Seagrass connectivity

Seagrass meadow at Green Island, GBR

Introduction to the seagrass connectivity and why it is important

Seagrasses are marine plants found in estuaries, reefs and deep water environments throughout the northeast Australian seascape (Figure 2). They form meadows that provide nutrient-rich habitat for many animals, for example, sea cucumbers, fish, urchins, marine turtles, dugongs, sharks and rays all use seagrass meadows at some time during their life cycle. Seagrass meadows provide important ecosystem services, such as food and shelter, nutrient cycling, nursery habitat and carbon sinks (Coles et al. 2015, Nordlund et al. 2016). The highest diversity of seagrass worldwide is in tropical waters, with an estimated 15 species of seagrasses in the northeast Australian seascape (Waycott et al. 2004).

Seagrass meadows in the northeast Australian seascape

Key concepts that relate to connectivity

Most seagrasses use water movements for pollen and seed dispersal and some species employ animal assisted seed dispersal to reproduce (Tol et al. 2017) (Figure 3). Both forms of dispersal can transport seeds long distances and support seagrass recruitment to locations many kilometres from their source (Grech et al. 2016, 2018). This long-distance dispersal also enhances the clonal diversity of meadows and therefore their resilience. This is the primary type of connectivity of seagrass meadows in the northeast Australian seascape (see Figures 4a-d). Seagrass meadows are an important coastal habitat that is threatened by human and natural disturbances, including urban and agricultural runoff, boat damage, fishing, cyclones and storms, and dredging (Waycott et al. 2009, Grech at al. 2018, McKenzie et al. 2017), and they at risk of thermal stress due to the changing climate (Collier et al. In press). Importantly, information on connectivity can provide insight into how activities in one area can impact seagrass in other areas by affecting seed stocks and distant recruitment. Any loss of seagrass habitat will have consequences for the animals that depend on it for food, shelter and breeding, such as dugongs and marine turtles.

Reproductive cycle of example seagrass species

Seagrass meadows: Zostera muelleri
Seagrass meadows: pan-regional species (e.g. Halophila spp. and Halodule spp.)
Seagrass meadows: tropical/sub-tropical (Cymodocea serrulata, Syringodium isoetifolium)
Seagrass meadows: tropical (Thalassia, Cymodocea, Thalassodendron, Enhalus, Rotundata)

References

AIMS ProjectNET: https://www.aims.gov.au/docs/projectnet/seagrasses.html

Coles, R.G., Rasheed, M.A., McKenzie, L., Grech, A., York, P.H., Sheaves, M., McKenna, S., Bryant, C. (2015) The Great Barrier Reef World heritage Area seagrasses: managing this iconic Australian Ecosystem resource for the future. Estuarine, Coastal and Shelf Science, 153:A1-A12.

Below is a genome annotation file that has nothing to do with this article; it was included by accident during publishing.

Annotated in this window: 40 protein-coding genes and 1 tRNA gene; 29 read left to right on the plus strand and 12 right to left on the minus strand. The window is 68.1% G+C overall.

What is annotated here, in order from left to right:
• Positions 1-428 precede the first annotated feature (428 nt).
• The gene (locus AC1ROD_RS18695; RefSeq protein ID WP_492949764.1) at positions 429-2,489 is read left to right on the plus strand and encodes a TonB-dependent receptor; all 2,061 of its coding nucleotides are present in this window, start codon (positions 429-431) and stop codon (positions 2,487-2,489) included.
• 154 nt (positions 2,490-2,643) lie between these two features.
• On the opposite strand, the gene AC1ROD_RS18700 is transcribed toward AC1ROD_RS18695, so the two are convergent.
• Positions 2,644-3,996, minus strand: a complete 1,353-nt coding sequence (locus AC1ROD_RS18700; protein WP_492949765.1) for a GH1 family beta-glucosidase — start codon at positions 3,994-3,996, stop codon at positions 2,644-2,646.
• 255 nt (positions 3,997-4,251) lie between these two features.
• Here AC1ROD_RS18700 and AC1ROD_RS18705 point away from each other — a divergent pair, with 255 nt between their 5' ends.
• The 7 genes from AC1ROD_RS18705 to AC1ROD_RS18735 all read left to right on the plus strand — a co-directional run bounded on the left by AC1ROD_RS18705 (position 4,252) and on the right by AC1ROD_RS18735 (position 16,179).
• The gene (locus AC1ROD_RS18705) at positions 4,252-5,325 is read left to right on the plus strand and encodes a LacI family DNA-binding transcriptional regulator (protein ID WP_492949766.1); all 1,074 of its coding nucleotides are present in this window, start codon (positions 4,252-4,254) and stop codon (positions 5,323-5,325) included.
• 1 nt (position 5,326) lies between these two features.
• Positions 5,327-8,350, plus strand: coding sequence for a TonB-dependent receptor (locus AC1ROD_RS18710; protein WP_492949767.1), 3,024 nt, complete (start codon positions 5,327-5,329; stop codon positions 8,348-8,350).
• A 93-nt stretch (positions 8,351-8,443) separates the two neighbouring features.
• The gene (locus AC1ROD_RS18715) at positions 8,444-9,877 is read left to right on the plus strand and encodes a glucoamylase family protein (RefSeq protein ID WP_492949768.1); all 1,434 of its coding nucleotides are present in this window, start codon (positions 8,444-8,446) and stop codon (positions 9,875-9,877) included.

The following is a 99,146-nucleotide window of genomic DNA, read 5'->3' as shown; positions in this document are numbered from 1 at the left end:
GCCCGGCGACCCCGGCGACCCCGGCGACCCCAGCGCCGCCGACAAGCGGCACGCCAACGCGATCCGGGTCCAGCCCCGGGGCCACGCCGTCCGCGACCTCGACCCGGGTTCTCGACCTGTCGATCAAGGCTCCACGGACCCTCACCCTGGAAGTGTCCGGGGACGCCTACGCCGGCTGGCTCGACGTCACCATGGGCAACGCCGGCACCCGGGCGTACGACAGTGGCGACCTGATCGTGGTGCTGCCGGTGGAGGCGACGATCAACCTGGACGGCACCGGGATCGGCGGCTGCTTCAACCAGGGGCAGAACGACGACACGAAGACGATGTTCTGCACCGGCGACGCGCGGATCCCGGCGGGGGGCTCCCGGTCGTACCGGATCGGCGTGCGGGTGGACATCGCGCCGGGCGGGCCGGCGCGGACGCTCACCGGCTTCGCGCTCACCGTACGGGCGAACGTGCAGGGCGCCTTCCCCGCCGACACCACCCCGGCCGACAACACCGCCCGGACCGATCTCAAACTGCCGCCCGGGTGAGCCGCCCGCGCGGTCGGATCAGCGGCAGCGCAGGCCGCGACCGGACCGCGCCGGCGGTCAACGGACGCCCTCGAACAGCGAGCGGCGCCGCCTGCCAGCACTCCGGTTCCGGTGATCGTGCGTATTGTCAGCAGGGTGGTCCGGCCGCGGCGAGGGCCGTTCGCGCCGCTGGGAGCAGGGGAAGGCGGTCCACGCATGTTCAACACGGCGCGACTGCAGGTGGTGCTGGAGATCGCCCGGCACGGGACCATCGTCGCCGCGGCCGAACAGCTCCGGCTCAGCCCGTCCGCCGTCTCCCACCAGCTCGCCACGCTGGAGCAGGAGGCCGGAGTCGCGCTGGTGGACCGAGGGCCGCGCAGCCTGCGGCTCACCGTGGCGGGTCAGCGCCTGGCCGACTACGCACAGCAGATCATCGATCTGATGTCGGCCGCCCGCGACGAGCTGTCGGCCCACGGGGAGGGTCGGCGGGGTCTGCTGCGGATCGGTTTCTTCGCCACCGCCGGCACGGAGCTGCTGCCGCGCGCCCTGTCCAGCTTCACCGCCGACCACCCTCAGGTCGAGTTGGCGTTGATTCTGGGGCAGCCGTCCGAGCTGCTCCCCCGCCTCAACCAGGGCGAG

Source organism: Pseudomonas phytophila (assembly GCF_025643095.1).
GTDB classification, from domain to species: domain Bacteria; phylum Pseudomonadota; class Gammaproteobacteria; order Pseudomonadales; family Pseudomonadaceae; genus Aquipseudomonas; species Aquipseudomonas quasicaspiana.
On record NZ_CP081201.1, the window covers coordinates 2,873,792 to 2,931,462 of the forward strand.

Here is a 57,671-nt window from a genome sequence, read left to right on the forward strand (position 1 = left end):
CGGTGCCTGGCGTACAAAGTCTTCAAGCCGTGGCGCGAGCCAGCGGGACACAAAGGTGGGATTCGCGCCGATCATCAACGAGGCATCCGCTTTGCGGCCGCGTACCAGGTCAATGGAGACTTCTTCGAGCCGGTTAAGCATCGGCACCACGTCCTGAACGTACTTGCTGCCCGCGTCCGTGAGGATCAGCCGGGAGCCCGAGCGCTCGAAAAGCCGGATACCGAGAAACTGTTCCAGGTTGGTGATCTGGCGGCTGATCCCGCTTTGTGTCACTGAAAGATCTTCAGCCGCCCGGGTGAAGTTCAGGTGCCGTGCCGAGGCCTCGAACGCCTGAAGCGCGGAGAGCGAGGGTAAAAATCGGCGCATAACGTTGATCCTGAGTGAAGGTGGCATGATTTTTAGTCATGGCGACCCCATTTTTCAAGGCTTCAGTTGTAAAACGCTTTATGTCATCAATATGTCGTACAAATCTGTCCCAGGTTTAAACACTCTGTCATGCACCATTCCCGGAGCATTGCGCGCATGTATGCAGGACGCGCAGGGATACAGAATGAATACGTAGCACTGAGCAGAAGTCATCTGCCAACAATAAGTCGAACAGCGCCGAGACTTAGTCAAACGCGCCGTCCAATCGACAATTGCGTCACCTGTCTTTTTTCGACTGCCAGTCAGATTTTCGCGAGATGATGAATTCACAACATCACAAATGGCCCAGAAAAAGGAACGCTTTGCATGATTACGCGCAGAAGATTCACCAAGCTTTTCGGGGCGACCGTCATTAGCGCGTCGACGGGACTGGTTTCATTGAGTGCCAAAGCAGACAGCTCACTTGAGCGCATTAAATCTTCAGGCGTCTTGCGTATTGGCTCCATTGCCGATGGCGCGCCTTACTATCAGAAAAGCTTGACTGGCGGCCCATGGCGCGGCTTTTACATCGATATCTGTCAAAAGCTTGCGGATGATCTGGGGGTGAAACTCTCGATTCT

Collier, C., Waycott, M. (2009) Drivers of change to seagrass distributions and communities on the Great Barrier Reef: Literature review and gaps analysis. Reef and Rainforest Research Centre Limited, Cairns.

Collier, C.J., Langlois, L., Ow, Y.X., Johansson, C., Giammusso, M., Adams, M.A., O'Brien, K., Uthicke, S. (In press) Losing a winner: thermal stress and local pressures outweigh the positive effects of ocean acidification for tropical seagrasses.

Grech, A., Wolter, J., Coles, R., McKenzie, L., Rasheed, M., Thomas, C., Waycott, M., Hanert, E., Schoeman, D. (2016) Spatial patterns of seagrass dispersal and settlement. Diversity and Distributions, 22:1150-1162.

Grech, A., Hanert, E., McKenzie, L., Rasheed, M., Thomas, C., Tol, S., Wang, M., Waycott, M., Wolter, J., Coles, R. (2018) Predicting the cumulative effect of multiple disturbances on seagrass connectivity. Global Change Biology.

McKenzie, L., Collier, C.J., Langlois, L., Yoshida, R.L., Smith, N., Waycott, M. (2017) Marine Monitoring Program: Inshore seagrass annual report for seagrass monitoring 2015-16. Great Barrier Reef Marine Park Authority, Townsville.

Nordlund, M., Koch, L.E.W., Barbier, E.B., Creed, J.C. (2016) Seagrass Ecosystem Services and Their Variability across Genera and Geographical Regions. PLoS ONE, 11:e0163091.

SeagrassWatch: http://www.seagrasswatch.org/home_noG.html

Tol, S.J., Jarvis, J.C., York, P.H., Grech, A., Congdon, B.C., Coles, R.G. (2017) Long distance biotic dispersal of tropical seagrass seeds by marine mega-herbivores. Scientific Reports, 7:4458.

Waycott, M., McMahon, K., Mellors, J., Calladine, A., Kleine, D. (2004) A guide to tropical seagrasses of the Indo-West Pacific. James Cook University, Townsville, 72pp.

Waycott, M., C. M. Duarte, T. J. B. Carruthers, R. J. Orth, W. C. Dennison, S. Olyarnik, A. Calladine, J. W. Fourqurean, K. L. Heck, A. R. Hughes, G. A. Kendrick, W. J. Kenworthy, F. T. Short, and S. L. Williams. (2009) Accelerating loss of seagrasses across the globe threatens coastal ecosystems. Proceedings of the National Academy of Sciences 106:12377-12381.